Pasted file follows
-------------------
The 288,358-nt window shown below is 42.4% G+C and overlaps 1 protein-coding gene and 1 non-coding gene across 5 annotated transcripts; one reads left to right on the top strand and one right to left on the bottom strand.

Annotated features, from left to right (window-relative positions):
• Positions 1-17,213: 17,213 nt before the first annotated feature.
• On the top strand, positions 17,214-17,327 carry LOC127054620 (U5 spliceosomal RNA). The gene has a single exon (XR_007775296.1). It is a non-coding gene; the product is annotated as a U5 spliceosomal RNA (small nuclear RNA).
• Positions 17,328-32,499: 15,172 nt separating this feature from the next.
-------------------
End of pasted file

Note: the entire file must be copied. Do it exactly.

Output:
The 288,358-nt window shown below is 42.4% G+C and overlaps 1 protein-coding gene and 1 non-coding gene across 5 annotated transcripts; one reads left to right on the top strand and one right to left on the bottom strand.

Annotated features, from left to right (window-relative positions):
• Positions 1-17,213: 17,213 nt before the first annotated feature.
• On the top strand, positions 17,214-17,327 carry LOC127054620 (U5 spliceosomal RNA). The gene has a single exon (XR_007775296.1). It is a non-coding gene; the product is annotated as a U5 spliceosomal RNA (small nuclear RNA).
• Positions 17,328-32,499: 15,172 nt separating this feature from the next.